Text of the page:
Is autism the legacy of humans evolving the ability to innovate? (cbc.ca)
86 points by davesailer 18 hours ago | hide | past | favorite | 87 comments
jozvolskyef 16 hours ago [–]
This article fills a gap in my vocabulary for someone who shares some traits associated with ASD but doesn't suffer from any negative effects, i.e. is not in the scope of the medical autistic spectrum. The word is systemizing or being systematic.
Autistic spectrum disorders then manifest in systemizing behaviour, but that doesn't mean only people with autism are systematic.
skissane 15 hours ago [–]
This article fills a gap in my vocabulary for someone who shares some traits associated with ASD but doesn't suffer from any negative effects, i.e. is not in the scope of the medical autistic spectrum
Another phrase you could add to your vocabulary to describe that is "broad autism phenotype" (BAP). People with BAP have significantly more autistic traits than the average person does, but not to the extent that a diagnosis of ASD is warranted.
BAP is very common in two groups of people (i) close blood relatives of people with ASD (parents, unaffected siblings, etc); (ii) people in STEM professions. (Of course, those two groups are overlapping–ASD is more common in children of STEM professionals than in the general population)
The term "systematising" is specifically associated with Simon Baron-Cohen's theories of the nature and causes of ASD, which are controversial. By contrast, the term "BAP" is much more neutral, it doesn't presume any particular theory about what ASD is or where it comes from.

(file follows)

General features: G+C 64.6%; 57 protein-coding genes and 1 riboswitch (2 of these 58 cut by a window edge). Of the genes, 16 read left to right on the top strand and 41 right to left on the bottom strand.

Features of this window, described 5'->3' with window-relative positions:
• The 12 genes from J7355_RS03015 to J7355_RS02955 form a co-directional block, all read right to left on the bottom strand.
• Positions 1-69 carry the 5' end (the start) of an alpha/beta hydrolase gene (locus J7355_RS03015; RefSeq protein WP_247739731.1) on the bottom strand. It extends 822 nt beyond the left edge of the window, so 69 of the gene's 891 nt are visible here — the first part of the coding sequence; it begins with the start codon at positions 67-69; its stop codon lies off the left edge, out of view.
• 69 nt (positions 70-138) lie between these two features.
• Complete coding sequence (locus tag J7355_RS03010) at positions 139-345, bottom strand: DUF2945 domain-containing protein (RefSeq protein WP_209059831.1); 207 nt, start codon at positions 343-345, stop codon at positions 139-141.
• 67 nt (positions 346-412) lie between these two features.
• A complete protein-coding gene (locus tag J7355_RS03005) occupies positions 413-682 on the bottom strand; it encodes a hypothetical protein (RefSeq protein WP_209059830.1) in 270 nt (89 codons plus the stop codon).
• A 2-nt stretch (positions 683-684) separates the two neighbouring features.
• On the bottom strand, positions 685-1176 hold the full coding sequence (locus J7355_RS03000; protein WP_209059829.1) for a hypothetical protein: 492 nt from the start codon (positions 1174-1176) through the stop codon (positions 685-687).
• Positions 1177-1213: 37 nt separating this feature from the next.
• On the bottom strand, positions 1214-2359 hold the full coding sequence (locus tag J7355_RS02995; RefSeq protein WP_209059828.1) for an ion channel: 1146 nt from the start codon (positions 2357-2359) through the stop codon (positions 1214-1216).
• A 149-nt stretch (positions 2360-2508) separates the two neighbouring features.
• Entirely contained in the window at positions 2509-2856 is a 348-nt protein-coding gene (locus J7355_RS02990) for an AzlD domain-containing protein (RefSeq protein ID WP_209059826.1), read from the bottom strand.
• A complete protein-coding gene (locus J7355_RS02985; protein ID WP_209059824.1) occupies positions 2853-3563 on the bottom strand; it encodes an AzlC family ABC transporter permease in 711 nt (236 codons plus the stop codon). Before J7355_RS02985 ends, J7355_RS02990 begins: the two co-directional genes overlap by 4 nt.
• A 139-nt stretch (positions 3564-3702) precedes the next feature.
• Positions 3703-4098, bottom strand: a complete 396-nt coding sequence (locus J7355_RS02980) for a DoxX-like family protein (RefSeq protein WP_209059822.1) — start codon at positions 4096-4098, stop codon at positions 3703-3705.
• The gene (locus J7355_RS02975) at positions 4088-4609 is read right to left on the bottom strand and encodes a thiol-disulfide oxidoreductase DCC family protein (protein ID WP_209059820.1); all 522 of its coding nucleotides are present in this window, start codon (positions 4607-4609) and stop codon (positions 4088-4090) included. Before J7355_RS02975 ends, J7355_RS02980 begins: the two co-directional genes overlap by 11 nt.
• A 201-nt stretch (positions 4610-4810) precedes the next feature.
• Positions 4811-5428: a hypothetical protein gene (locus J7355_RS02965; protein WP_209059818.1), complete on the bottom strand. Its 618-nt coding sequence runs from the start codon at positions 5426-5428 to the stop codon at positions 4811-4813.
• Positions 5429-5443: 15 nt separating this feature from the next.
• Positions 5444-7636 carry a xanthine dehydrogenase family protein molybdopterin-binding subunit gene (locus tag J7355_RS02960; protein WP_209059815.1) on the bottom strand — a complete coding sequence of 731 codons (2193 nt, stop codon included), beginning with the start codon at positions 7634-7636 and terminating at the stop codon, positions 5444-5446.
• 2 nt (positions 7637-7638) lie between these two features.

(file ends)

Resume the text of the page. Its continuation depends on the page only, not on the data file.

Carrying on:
Autism is correlated with advanced parental age. Perhaps that improves the evolutionary adaptiveness of a child with a systematizing mindset who will innovate long-term benefits.
Consider it. What do old parents imply? Long life expectancy, social stability, slow life strategy. A systematizing kid with low EQ will do well in such a small tribe. Relationships will be simple and long term investments will pay off.
Now look at how fatherless kids turn out well-adapted for a fast life strategy. That's probably a basic mammalian trait for social species with pair-bonding. Look at how young male elephants are feral unless properly led by old bulls.
But I bet the tendency for autism from old parents is is exclusive to humans and maybe chimps. Systematizing is clearly something old and related to the tool using / problem solving we see in birds and octopi as well as primates. But why would that be related to old parents in other species? Could it be? One could make a slow-life-strategist argument for it, but it would be weak.